The tolge’ is the traditional wrap-around skirt of Ifugao women. It is also called ampúyo in the Kiyyangan culture area.
There are as many variations of the tolgè as there are major Ifugao groups --- but all of them follow a basic pattern of colors and stripes. Each design speaks of identity and place of origin.
The Ifugaos of today weave different kinds of skirt, each representing the different ethno-linguistic groups of the province. Nevertheless, an Ifugao skirt can usually be identified to one of the following:
- The Ginallit (also known as Pfinalet, Intinlu, and Binnalit)
- The Pfinuttaw
- The Binayaung and the Binayaung an Pinagawaan
- The Gammit an Binobodan and the Gammit an Nilihha
Ginallit, the all-Ifugao striped skirt
The ginallit is the true Ifugao skirt in the sense that its use is most widespread in all of Ifugao. Depending on the linguistic area, it is also known as intinlu, binnalit, or pfinalet.
The typical ginallit is a series of parallel black (or dark blue) and white stripes. It is made of three panels; hence it is called intinlu or “in threes” in the Kiyyangan culture area.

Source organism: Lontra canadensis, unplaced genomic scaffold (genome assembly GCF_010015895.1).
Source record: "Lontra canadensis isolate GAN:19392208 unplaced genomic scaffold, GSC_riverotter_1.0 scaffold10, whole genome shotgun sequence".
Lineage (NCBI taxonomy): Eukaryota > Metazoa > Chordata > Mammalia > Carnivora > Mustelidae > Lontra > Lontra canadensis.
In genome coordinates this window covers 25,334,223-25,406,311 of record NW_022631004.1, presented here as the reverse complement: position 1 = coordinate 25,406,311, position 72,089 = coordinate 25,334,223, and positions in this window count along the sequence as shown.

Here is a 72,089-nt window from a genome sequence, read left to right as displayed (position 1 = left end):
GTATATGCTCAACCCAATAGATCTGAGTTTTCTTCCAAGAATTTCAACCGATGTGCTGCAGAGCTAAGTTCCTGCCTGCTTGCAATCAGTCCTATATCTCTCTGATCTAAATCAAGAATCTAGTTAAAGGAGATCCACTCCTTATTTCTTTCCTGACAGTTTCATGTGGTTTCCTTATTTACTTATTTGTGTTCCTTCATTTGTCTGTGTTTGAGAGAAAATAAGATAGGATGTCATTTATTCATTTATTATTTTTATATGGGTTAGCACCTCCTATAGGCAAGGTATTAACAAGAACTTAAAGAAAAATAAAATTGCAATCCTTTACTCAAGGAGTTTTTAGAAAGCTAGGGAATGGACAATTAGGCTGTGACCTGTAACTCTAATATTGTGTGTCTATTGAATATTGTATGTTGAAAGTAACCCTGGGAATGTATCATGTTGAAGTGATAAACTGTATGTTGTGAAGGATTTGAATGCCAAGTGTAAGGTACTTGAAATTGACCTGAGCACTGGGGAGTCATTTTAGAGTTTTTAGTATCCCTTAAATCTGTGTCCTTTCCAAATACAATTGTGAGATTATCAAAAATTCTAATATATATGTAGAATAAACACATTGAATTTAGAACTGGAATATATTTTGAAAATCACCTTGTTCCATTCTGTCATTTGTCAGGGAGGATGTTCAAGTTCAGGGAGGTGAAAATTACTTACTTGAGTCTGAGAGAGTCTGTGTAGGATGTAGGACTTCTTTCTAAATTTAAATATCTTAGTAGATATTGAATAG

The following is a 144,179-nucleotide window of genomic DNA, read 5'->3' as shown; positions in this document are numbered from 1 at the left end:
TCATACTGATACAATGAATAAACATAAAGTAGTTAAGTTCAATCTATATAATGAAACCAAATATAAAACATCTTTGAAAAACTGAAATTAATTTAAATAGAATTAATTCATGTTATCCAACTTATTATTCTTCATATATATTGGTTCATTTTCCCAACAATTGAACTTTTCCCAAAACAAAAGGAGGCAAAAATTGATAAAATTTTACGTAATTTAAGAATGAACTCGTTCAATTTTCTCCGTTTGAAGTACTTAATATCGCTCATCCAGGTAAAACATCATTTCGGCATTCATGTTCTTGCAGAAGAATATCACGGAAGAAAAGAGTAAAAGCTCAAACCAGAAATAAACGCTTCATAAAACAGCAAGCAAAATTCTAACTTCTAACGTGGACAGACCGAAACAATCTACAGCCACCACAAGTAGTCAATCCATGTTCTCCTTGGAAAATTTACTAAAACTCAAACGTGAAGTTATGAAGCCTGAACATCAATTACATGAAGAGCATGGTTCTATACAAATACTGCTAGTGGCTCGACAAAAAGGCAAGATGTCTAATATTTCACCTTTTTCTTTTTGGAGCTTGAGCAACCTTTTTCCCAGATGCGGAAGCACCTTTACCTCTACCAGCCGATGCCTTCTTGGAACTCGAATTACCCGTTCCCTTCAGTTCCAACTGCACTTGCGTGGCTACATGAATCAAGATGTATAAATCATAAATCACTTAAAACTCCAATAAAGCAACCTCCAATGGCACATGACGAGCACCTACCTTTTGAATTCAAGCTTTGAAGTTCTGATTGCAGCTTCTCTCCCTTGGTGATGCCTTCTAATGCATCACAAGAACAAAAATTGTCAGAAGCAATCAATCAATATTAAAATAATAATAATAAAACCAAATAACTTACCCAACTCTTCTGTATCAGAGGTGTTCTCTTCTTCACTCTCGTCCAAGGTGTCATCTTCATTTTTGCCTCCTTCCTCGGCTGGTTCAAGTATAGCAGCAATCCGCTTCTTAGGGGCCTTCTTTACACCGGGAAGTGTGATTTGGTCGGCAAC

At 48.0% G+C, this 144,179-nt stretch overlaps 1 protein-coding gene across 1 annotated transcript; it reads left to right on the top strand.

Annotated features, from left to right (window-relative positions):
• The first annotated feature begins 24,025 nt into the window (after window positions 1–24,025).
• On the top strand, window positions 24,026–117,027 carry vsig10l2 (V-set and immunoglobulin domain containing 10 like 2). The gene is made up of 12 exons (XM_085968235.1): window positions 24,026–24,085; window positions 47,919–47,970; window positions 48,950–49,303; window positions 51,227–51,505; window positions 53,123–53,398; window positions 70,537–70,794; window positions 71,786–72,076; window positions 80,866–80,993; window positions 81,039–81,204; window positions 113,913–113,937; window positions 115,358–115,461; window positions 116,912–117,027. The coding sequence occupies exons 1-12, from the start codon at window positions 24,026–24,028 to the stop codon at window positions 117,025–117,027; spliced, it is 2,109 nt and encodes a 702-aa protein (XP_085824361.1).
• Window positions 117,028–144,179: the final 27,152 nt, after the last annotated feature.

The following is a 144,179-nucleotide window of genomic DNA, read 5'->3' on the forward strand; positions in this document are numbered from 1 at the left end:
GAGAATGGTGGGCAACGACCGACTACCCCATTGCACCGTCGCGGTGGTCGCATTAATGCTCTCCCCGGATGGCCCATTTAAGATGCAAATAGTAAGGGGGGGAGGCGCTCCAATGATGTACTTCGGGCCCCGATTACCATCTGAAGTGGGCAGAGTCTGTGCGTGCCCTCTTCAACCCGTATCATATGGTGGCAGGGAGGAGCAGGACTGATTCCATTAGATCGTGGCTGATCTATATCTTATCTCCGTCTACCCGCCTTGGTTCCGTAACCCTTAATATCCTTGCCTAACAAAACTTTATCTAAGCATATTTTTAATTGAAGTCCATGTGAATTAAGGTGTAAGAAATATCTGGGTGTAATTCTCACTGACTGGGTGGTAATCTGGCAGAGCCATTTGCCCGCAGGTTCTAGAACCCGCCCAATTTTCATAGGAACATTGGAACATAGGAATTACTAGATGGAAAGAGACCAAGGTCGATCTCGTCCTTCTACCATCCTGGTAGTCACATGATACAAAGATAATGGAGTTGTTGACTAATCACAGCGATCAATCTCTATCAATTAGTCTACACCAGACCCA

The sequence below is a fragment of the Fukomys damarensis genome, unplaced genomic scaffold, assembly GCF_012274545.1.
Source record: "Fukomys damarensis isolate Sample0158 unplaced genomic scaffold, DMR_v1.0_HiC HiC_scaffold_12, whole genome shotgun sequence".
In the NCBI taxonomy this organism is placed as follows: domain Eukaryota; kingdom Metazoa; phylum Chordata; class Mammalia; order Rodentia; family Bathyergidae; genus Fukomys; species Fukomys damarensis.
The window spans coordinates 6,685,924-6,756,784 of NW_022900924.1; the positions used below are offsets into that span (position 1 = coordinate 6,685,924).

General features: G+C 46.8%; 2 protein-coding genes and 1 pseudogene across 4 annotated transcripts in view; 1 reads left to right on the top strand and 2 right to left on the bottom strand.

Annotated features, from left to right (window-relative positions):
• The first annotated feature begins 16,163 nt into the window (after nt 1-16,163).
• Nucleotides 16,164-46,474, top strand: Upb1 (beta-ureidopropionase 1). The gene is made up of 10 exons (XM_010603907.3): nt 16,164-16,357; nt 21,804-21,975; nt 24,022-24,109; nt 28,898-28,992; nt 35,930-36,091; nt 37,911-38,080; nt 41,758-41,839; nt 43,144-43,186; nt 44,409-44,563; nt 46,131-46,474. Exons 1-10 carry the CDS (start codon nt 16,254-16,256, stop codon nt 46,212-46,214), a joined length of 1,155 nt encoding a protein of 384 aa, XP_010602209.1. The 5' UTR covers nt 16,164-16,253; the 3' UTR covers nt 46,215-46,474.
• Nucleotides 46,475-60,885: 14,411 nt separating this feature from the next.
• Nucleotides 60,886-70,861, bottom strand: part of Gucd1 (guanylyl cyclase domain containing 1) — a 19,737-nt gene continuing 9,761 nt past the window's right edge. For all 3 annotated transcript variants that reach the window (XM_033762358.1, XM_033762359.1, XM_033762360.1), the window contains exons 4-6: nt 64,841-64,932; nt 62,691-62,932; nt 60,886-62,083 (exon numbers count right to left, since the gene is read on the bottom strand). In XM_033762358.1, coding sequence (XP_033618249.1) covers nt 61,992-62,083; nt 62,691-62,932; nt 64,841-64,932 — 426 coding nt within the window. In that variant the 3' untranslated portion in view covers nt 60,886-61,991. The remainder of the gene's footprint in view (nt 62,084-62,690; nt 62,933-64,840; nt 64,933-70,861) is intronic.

Traditionally, the panels are joined by alternating black and white takdog stitch that serves both utilitarian and aesthetic purposes. In more recent forms, the takdog is sewn with alternating black and red threads.
The edges of the skirt are decorated by the kuttilap stitch, triangular embroideries of alternating red (or white) and black thread. The skirt’s cut edges are hemmed then embroidered with the hambulud in alternating red and yellow threads.
A shorter and narrower version of the intinlu, called the indinwa (“in twos”), is also woven but worn basically as a working skirt. Panels are joined the same way as in intinlu, but usually without the hambulud.
As a funerary skirt for the kadangyan class, one ginallit will always have to be buried to go with the gammit or binayyaung.
In present-day Mayoyao, a royal blue version of the ginallit has become the preferred “official” color. In earlier times, it is navy blue (or black) as natural dye colors and processes would provide.
This recently-introduced binnalit skirt from the Banaue area retains the primary colors of the Ifugao -- bold black and red stripes with a few white, yellow, and green.
Influx of tourists heightened the production of woven items to meet the demand of visitors. Nonetheless, these new weave designs retain features such as colors, stitches and embroideries reminiscent of traditional garments.
See how similar (and different) these are worn then and now.